As breast cancer remains the most commonly diagnosed cancer among women in the United States, there has been a decline in breast cancer–related mortality for the past 2 decades; this is likely related to diagnosis at an earlier stage and the availability of more effective treatment regimens.
Historically, breast cancer was thought to be primarily a local disease. As the “systemic” view began to emerge, the multidisciplinary setting has become an increasingly important venue for making substantial improvements in the survival of patients with clinically localized cancer. The authors reference a landmark study by the Early Breast Cancer Trialists’ Collaborative Group (EBCTCG), which was the first to demonstrate a link between locoregional treatment and long-term survival benefit in women with breast cancer. The authors also offer a refined definition of the survival benefit from improved local therapy across molecular subtypes of breast cancer.
Local Control With Radiation Therapy: Level I Evidence
All of the available prospective randomized trials and large clinical databases support equivalent long-term (with up to 20 years of follow-up data) disease-free, distant disease-free, and overall survival for breast conservation (breast-conserving surgery [BCS] + radiation therapy [RT]) when compared to mastectomy for primary breast carcinoma. Although this was evidence to prove breast cancer as a “systemic” disease there were an inadequate number of events or deaths to detect a statistically small, but clinically significant difference in survival. There is evidence from randomized clinical trials studying adjuvant radiotherapy in the postmastectomy setting that has shown not only decreased local recurrences but also an improvement in overall survival.
Characterizing Survival Benefit With Optimal Local Control
The authors emphasize the EBCTCG data that provide a link between the absolute magnitude of the reduction in local recurrence at 5 years and the absolute 15-year survival improvement. These data formed the basis of the “4:1 ratio”; ie, for every four local recurrences prevented at 5 years, one death is prevented at 15 years. It is important to note that factors related to overall survival benefit may become statistically more significant with increasing maturity as the early reports by EBCTCG in 1987, 1990, 1995, and 2000 did not reveal such impressive survival improvements.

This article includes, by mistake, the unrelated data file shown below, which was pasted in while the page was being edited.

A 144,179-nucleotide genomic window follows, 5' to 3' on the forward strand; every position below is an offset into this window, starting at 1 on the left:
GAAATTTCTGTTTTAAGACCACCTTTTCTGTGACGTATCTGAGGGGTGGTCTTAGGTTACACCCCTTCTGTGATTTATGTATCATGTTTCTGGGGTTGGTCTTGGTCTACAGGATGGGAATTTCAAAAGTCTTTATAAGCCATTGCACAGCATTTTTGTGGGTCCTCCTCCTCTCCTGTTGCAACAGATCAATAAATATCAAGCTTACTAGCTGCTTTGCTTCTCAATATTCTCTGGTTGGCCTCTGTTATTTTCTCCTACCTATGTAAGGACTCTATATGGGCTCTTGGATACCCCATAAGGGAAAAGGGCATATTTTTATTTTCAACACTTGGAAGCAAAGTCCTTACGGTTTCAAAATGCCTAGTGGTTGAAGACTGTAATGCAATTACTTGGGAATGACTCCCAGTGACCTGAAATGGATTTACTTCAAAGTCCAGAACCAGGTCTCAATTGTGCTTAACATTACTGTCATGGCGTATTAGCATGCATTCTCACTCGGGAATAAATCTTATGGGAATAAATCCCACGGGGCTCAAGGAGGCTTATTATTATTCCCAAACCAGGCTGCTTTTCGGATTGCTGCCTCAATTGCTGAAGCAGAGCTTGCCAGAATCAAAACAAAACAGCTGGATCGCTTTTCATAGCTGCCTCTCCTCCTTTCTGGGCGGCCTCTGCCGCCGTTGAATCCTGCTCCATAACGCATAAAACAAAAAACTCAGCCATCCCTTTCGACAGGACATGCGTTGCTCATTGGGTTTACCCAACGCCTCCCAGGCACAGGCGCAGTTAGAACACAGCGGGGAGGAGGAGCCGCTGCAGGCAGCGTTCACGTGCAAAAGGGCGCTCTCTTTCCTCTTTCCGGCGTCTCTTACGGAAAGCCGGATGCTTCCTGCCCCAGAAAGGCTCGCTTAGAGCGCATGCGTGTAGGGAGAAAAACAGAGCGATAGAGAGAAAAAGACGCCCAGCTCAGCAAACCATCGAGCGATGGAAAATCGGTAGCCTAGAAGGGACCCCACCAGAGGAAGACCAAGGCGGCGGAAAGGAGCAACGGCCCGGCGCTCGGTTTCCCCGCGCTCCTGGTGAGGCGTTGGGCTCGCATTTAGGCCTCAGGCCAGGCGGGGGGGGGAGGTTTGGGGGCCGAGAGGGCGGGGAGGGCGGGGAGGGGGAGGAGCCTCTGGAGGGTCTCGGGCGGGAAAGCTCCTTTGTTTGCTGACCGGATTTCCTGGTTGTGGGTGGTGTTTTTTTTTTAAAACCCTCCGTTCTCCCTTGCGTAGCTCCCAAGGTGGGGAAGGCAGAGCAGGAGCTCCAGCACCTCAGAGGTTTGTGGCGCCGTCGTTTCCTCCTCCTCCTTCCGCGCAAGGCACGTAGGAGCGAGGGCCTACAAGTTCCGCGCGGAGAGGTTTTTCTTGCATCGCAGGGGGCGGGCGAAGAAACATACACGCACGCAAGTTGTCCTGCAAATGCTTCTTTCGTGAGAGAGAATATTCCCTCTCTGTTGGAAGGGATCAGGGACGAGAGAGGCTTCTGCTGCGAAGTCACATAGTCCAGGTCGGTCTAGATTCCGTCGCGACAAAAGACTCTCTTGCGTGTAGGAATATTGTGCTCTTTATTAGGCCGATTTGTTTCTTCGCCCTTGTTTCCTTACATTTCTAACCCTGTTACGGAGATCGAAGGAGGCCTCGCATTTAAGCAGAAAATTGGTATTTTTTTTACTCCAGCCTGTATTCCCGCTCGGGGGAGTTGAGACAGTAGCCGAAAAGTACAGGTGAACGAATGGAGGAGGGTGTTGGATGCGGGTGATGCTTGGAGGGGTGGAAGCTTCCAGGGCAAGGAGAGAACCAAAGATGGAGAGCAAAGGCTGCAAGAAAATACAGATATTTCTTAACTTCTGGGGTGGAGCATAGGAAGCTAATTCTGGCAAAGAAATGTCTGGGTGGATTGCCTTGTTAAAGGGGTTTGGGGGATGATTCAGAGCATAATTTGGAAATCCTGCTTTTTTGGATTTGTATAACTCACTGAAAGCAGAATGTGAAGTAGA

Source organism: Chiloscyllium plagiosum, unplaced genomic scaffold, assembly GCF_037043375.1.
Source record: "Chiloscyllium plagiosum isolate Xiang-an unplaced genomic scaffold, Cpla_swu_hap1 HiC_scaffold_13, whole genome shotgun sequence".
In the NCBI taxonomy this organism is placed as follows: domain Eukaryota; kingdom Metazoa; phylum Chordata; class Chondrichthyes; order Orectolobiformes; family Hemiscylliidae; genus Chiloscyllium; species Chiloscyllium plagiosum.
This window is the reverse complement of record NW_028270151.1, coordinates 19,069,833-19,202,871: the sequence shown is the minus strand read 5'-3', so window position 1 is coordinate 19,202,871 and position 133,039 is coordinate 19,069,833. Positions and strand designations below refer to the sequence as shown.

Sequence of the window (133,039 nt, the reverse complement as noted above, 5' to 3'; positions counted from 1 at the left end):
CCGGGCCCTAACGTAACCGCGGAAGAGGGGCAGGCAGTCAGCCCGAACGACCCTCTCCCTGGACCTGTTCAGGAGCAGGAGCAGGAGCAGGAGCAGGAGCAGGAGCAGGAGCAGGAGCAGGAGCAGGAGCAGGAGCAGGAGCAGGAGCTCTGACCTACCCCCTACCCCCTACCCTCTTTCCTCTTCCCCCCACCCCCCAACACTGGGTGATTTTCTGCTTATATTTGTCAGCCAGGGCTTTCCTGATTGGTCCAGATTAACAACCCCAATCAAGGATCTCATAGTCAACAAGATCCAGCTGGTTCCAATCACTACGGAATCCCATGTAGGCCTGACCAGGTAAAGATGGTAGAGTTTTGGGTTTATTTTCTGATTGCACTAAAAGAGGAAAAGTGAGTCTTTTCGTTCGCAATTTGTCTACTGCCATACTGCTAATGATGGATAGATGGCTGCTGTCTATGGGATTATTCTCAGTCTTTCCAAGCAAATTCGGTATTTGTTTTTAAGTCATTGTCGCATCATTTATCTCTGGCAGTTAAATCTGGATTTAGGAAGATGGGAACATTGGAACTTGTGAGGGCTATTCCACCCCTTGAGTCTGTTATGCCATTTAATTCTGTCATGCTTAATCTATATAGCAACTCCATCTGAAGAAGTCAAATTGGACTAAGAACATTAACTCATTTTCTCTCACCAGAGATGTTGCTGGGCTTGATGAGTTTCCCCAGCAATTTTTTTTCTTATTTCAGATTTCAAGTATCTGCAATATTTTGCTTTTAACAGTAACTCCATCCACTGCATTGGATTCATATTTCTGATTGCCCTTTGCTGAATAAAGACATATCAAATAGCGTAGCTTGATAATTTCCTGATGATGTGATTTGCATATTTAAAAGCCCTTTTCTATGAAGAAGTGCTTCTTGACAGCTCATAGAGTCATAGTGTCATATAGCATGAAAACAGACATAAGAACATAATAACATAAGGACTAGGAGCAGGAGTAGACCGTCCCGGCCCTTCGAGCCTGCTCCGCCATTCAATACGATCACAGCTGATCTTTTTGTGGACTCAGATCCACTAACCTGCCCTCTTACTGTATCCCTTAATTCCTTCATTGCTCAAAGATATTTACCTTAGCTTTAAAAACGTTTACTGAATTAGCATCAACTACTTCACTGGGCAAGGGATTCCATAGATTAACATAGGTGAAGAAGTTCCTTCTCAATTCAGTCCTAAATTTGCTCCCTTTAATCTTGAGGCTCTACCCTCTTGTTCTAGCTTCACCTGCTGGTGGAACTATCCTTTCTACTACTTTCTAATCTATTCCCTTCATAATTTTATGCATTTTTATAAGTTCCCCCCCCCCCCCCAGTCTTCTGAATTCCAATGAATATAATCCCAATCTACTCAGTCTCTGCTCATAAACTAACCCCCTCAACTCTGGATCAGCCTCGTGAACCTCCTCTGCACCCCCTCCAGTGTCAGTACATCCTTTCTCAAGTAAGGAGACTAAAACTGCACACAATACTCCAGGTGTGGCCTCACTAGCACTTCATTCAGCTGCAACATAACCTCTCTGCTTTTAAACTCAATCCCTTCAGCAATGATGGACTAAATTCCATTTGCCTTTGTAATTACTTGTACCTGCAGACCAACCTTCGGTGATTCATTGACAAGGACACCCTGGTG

Traditionally, survival benefit in patients with metastatic cancer of any origin, as in colorectal cancer, has primarily been associated with systemic therapy. Historically, local therapy of the primary tumor in metastatic patients has been reserved for palliation of symptoms. However, several studies have shown that carefully selected patients with de novo metastatic disease who undergo resection of the primary tumor survive approximately 40% to 50% longer. A recent analysis by Le Scodan et al demonstrated a survival improvement associated with aggressive local-regional radiation therapy in patients with metastatic disease. Of 581 patients presenting with metastatic disease at diagnosis, correcting for other confounding factors, there was a statistically significant survival advantage to aggressive local-regional treatment (a majority treated with exclusive local-regional radiation), compared to those who did not receive local-regional treatment (hazard ratio = 0.70; 95% confidence interval = 0.58–0.85; P = .0002). In light of these types of data, there is a need to prospectively examine the role of locoregional therapy in the form of surgery and/or radiation, compared to systemic therapy alone for metastatic patients.